Just - No, ok?
Apple wanting to put everyone elses 'apples' in their basket - not good. There is a workaround of course - don't get an iPhone!
Wow, anything to do with Apple and patents and some people freak out. As pointed out, this would need to be part of the GSM standard and thus be licensed on FRAND terms. Apple would end up maybe getting a fraction of a penny out of the GSM patent pool for handsets that use this. They aren't patenting it to be the only ones doing it, or to make money, they want to do it themselves because they think it can streamline the iPhone purchase process just a bit more.
It is also one less thing to go wrong. True, SIMs rarely go bad, but it can happen, and the slot on the phone can be physically damaged, etc. Plus Apple hates putting openings in the phone, and would love to someday have a completely sealed (and thereby waterproof) phone if they eliminated the SIM slot, used a magsafe or wireless charger, and made the dock connecter and earphone jack wireless.
In today's world you patent everything patentable you can for defensive purposes. Sometimes you might use those patents offensively to sue others into submission, or to try to make money, but every company takes out patents on things they come up with as a matter of course even if they are as non-evil as Google originally was.
Why would Apple want to use this to restrict the carriers you can use? There are supposedly over a million iPhones in use on T-mobiles network in the US, despite that carrier not being officially supported, and despite the fact that its 3G bands are different from what the iPhone supports so Edge is the fastest cellular data speed! Add in all the phones being used in China and elsewhere in the world and that's a lot of money Apple would stand to lose if they prevented you from using a different carrier. Apple has no incentive to prevent you from using PAYG SIMs when you travel, that's in your carrier's interest only. If Apple had the carrier's best interests at heart, there would be no Skype or other VOIP apps allowed and iOS 5.0 would not have added iMessage.
I view it that Apple will become an MVNO and they will move customers around based upon who is offering the best price at the moment. Then the carrier doesn't need to hand the keys to the customer over as Apple is technically the carrier.
So if my SIM gets stuck in my phone
...I'd now have to pay Apple for it because they "invented" this mess ? ;-)
backward step by apple
This is a backward step to when cellphones did not use slim cards. This will not go well with people in the US. Think of it this way, carriers dont care what the slim is in , just want to make money by you using their network. LIke the apple store for apple mobile product, Apple has began to move to restricting their products only to them and this will give Androd device a greater edge on the market
It's called a SIM card mate
It stands for 'Subscriber Identity Module'
FINALLY IT WILL BE THE END OF APPLE......
that's why they will never implement it, it is to stop others trying to come up with it and locking THEM out!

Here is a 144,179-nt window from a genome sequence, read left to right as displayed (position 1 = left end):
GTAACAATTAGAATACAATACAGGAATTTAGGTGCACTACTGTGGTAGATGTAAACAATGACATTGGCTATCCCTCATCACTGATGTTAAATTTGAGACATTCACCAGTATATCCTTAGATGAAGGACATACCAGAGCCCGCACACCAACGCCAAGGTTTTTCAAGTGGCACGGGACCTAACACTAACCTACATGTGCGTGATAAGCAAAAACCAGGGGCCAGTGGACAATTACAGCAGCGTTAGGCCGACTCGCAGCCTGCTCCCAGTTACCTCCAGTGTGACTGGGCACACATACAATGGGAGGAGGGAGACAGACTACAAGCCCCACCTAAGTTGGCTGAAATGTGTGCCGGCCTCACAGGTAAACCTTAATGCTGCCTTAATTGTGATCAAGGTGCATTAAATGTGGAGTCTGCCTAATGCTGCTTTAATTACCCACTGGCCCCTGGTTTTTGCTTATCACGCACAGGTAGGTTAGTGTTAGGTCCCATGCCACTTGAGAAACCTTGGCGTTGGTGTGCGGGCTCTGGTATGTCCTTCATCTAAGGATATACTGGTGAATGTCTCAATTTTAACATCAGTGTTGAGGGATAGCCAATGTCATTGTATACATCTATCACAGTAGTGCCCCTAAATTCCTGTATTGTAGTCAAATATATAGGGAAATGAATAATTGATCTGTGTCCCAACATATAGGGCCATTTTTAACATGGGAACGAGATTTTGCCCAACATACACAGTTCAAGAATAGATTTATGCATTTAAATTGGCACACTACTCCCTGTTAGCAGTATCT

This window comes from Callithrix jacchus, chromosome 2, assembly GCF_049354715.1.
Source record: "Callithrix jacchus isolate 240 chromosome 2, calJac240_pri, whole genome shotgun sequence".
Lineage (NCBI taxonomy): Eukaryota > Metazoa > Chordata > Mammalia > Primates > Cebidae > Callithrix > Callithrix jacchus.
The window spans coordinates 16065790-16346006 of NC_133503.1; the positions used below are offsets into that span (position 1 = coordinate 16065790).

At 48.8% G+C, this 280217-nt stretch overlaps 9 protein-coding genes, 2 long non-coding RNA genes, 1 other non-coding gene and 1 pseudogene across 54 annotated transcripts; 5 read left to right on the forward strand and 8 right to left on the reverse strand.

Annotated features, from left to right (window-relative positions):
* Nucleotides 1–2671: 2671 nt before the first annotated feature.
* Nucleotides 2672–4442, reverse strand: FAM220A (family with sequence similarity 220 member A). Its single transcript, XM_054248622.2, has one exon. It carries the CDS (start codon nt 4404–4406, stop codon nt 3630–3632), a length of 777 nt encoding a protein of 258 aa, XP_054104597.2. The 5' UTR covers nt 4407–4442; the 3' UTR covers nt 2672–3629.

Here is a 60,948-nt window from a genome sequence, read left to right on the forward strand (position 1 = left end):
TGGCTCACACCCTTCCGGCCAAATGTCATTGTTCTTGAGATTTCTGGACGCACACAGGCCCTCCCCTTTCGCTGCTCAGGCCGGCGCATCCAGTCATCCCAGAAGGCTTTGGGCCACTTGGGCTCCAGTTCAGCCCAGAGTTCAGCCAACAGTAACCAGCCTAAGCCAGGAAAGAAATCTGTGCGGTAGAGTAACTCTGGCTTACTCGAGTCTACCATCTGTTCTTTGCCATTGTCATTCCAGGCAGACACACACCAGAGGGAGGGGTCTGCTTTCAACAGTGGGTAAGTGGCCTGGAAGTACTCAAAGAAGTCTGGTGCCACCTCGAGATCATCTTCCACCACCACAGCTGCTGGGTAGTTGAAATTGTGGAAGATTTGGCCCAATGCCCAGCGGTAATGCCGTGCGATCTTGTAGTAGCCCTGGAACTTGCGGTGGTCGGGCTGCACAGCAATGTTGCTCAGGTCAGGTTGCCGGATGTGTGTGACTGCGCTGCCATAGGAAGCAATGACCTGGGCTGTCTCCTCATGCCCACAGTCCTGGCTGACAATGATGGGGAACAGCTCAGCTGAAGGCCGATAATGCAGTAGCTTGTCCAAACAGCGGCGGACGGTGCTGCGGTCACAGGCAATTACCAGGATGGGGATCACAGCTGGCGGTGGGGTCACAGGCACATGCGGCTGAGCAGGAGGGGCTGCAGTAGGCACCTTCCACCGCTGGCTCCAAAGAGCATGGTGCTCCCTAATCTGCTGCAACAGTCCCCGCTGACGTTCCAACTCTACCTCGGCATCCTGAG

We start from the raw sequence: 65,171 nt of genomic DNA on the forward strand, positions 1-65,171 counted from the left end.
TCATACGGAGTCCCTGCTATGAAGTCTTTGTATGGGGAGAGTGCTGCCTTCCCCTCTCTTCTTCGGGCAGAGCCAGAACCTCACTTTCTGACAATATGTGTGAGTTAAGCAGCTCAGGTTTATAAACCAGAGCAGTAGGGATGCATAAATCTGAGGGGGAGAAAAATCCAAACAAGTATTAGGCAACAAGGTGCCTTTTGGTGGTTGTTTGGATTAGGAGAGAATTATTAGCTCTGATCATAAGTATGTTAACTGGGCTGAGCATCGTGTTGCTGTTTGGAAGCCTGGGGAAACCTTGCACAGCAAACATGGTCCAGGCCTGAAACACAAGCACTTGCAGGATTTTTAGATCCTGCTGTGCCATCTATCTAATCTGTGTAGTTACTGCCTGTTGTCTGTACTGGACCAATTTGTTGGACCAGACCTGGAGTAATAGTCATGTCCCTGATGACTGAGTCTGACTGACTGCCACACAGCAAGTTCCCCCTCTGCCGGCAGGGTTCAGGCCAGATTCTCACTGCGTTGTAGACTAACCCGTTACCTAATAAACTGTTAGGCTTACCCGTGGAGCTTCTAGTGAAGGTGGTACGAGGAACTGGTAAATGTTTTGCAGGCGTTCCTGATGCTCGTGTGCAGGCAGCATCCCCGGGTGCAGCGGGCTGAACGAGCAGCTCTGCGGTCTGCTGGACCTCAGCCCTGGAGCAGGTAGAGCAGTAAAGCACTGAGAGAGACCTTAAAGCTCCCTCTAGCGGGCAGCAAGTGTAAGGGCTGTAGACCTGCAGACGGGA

1 . This idea is dumb. of course the presets for every network should be available on every phone ... we do have a lot of presets for every ISP on our pcs ...
2. It got patented!
WTF .. patent my shorts apple . this is getting so ridiculous i'm going to join the patent business and patent every other idea I get .
I'm really beginning to hate Apple..
Apply seem to be in the news every week lately, with court battles over patents. Some of these are stupid, like patenting gestures, or the 'i' prefix before a product name. Or the likeness of a touchscreen phone that uses ICONS. They suck, i hate them, they are stifling creativity and fair competition. And this latest move is another attempt for them to gain more power over their customers.
Its a shame really, as they do make some really nice gadgets. Its just that if i bought an iphone, i wouldn't really feel that i own that iphone. I read a few years back about apple releasing an update that 'bricked' peoples jailbroken iphones. They want to control everything we do, and i really don't agree with this. If i buy a gadget, that is now MINE to do what i want with.
I like having a seperate sim. If my battery is dead, i can borrow a friends phone, and use my sim. When i change my phone i just copy all numbers to the sim, then switch it. The sim is not bulky, there isn't a problem with weight that i can see. I also like having a removable battery, as i can always buy another one if it dies. Apple can go to hell, i won't be buying an iphone in the next few decades. Theres plenty of competition out there with andriod phones, which i think is a much better os(considering its free).
I can only pray that Apple start to hemorrhage money in the next few years. I want to see them and their draconian policies fail. Sadly it probably won't happen, as spending 5 times as much on a product with an apple logo on it seems to be considered 'cool'.
Bulky it Is
The sim in itself is bulky . it's already at least 1mm thick.
Add to that the Sim connection pad and you're over 2mm.
In a fight of the slimmest phone it's a big disadvantage.
Replacing all SIM cards by a login/password system, having your data saved and replicated on the network instead of on your card ready to be erased ... is better in my opinion.
Apple, just fuck off... take your shiny bauble gadgets, idiotic patents and army of legislators and fuck right off !
I don't understand how these patents are granted. A patent has to be an original idea and not obvious. Having a phone with a built in sim or identifying code is not original.
Yet another reason for me to resist smart phones.
I carry a dirt cheap prepaid phone that's only good for making calls and a 4th gen iPod touch for entertaining myself and free texts when wifi is available. Its not just about saving money, when my iPod's battery is low, my dumb phone is still good for a couple more days.